Century Department of Social Work, College of Professional Studies, University of West Florida




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НазваниеCentury Department of Social Work, College of Professional Studies, University of West Florida
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SOW 2192 Understanding Relationships in the 21st Century Department of Social Work, College of Professional Studies, University of West Florida

Fall 2012


Instructor: Paula Rappe, MSW, LCSW

Office: 85/146

Work: 850 474-2378 Cell: 850 261-4168

E-mail: prappe@uwf.edu

Prerequisites/Co-requisites: None


Understanding Relationships in the 21st Century is designated as a General Studies course. The General Studies curriculum at the University of West Florida is designed to provide a cohesive program of study that promotes the development of a broadly educated person and provides the knowledge and skills needed to succeed in university studies. This course has been approved as meeting your requirement in the Behavioral area. The major General Studies learning outcomes for this course are Tech/Visual Literacy and Self-Regulation.


If you are interested in a major in Social Work please feel free to contact me or the Social Work advisor for the Department of Social Work at 850 474-3259. If you are undecided about you major you should contact your academic advisor or the Career Center at 850-474-2254.


Course Description: An introductory general studies course in behavioral science. This course provides the student with a theoretical understanding of human relationships focusing on the interrelatedness and effects of underlying theoretical principles as they relate to individual, family and group interactions and their relevance in the 21st Century. This course also explores the impact of technological advances on the underlying theoretical principles that guide relationships and utilizes a blended format to introduce the student to the Internet and Internet based learning.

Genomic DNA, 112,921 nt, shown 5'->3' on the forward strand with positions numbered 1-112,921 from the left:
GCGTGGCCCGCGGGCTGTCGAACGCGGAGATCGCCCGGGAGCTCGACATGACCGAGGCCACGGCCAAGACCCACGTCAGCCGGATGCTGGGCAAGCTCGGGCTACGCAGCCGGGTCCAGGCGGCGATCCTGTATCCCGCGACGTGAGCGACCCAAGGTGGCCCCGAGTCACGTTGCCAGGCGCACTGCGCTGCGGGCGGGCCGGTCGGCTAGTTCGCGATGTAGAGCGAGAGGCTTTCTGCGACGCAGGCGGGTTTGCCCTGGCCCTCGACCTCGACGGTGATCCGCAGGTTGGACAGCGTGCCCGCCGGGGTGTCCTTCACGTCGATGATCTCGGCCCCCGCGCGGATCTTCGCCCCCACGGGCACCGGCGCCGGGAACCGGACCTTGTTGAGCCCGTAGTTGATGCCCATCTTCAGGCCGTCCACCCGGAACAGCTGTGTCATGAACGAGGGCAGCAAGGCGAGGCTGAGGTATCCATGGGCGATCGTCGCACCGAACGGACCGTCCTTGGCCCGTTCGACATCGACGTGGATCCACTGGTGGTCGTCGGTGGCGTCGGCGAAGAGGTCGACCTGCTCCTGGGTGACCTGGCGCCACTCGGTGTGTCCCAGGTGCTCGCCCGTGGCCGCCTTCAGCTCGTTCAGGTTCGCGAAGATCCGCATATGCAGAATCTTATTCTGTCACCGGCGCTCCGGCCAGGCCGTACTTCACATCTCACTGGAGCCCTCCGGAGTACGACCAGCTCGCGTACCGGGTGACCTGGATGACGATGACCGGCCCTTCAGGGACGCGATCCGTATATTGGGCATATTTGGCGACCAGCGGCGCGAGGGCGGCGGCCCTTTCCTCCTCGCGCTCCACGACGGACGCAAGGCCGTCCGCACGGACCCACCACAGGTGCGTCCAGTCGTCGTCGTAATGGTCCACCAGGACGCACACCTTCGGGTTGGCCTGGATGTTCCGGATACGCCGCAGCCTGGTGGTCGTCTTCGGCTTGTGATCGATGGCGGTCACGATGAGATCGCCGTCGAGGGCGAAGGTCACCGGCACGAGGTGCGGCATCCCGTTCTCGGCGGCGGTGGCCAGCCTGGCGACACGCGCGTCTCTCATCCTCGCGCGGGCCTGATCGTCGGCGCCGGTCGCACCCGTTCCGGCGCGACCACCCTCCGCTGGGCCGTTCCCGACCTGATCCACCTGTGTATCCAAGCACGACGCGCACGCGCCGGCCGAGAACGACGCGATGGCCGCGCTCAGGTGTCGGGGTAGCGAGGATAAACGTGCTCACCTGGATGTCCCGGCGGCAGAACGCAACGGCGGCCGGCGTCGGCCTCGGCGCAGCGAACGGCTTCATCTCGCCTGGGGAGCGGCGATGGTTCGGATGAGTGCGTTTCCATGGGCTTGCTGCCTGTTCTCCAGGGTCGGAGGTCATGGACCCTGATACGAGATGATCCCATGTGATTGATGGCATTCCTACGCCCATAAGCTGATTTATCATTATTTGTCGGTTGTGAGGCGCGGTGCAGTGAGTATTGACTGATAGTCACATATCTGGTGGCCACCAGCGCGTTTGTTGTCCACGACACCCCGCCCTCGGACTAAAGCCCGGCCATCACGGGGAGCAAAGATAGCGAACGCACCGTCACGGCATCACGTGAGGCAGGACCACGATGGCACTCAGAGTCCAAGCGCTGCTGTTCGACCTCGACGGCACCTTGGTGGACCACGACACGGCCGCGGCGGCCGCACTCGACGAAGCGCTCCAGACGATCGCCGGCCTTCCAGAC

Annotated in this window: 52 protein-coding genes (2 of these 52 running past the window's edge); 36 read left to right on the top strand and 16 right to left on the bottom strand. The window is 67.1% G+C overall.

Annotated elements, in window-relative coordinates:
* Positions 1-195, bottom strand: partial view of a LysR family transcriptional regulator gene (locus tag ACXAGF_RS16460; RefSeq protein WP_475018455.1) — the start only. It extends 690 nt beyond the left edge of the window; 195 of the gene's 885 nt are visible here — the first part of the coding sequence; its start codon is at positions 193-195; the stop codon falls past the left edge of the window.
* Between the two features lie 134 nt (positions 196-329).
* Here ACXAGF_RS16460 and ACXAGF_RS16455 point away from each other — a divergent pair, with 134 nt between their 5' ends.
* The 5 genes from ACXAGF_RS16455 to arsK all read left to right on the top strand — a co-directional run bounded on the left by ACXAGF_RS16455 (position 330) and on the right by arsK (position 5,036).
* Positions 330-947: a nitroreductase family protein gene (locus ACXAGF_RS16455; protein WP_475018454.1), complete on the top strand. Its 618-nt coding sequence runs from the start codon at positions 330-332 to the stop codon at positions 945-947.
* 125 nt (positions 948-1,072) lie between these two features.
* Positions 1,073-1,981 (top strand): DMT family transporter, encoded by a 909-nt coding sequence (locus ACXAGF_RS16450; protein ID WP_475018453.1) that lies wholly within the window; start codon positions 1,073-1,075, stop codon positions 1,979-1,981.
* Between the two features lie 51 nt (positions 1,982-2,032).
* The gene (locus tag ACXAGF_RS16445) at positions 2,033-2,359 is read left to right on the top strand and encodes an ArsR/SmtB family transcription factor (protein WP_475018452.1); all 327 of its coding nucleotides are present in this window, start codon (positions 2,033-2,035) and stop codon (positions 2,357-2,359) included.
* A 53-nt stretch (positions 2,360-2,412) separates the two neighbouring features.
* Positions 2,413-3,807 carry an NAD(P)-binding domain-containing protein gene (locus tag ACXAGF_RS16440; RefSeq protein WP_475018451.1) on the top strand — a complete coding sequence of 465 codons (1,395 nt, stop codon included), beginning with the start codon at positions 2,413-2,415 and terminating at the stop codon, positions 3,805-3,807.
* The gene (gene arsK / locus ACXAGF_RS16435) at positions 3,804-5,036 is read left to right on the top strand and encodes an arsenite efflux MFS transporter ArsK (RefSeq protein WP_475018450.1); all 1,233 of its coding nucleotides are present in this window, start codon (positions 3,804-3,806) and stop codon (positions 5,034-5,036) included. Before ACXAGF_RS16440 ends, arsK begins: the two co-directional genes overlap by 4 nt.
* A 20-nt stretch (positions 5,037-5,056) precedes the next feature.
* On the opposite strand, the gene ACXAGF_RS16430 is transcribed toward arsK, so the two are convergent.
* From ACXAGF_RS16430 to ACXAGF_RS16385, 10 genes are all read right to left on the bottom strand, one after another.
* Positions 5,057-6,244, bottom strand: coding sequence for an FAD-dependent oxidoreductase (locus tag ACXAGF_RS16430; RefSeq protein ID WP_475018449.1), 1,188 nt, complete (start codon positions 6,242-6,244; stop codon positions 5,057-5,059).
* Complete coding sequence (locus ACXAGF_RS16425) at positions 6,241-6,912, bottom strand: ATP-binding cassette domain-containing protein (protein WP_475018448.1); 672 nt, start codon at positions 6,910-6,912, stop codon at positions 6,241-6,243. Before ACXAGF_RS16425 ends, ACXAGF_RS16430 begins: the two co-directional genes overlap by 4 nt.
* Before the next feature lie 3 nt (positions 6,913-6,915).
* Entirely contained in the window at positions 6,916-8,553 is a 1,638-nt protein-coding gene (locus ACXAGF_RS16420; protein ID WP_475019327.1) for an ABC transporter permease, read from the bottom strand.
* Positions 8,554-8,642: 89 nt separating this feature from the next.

Required Text(s):

Williams, B.K., Sawyer, S.C & Wahlstrom, C.M. Marriages, families and intimate relationships. Boston, MA: Pearson.


Course Topics: This course will cover the following topic areas related to relationships:

· Foundations for Studying Relationships

· Development of Relationships

· Relationships across the Lifespan

· Individual Differences

· Basic Processes

· Interactive Processes

· Threats to Relationships

· Relational Qualities

· Maintenance and Repair of Relationships


Student Learning Outcomes: In keeping with UWF’s general education assessment plan, students completing

this course should develop the following abilities:

•Use technology effectively for a variety of purposes

•Exhibit disciplined work habits as an individual

Direct Measure:

Performance as scored with a grading rubric worth three points weekly. Grading rubric to include the following areas:

One point posted discussion question

One point posted responses

One point posted page textbook number or Internet link

Communication:

    •Effectively and efficiently use the internet and other electronic sources of information.



Course Requirements and Grading: (100 Points)

Required Assignments:

Course Requirements and Grading:

Required Assignments:

Weekly Chapter Quizzes (56%): There will be weekly chapter quizzes covering the text material. The quizzes will be a combination of true/false and multiple choice and matching.

Remaining Point Assignment Options:

Discussion questions (42%): Each week you will be expected to post a question and respond to a question within your assigned small group. You also need to either cite the textbook or provide an internet link to either support your question or answer.

Introductions and Activities (2%): Completing your introductions and participating in group exercise


The following grading scale will be utilized for this course:

93% or better A 90% to 92% A-

87% to 89% B+ 83% to 86% B 80% to 82% B-

77% to 79% C+ 73% to 76% C 70% to 72% C-

67% to 69% D+ 63-76% D 60% to 62% D-

59% or less F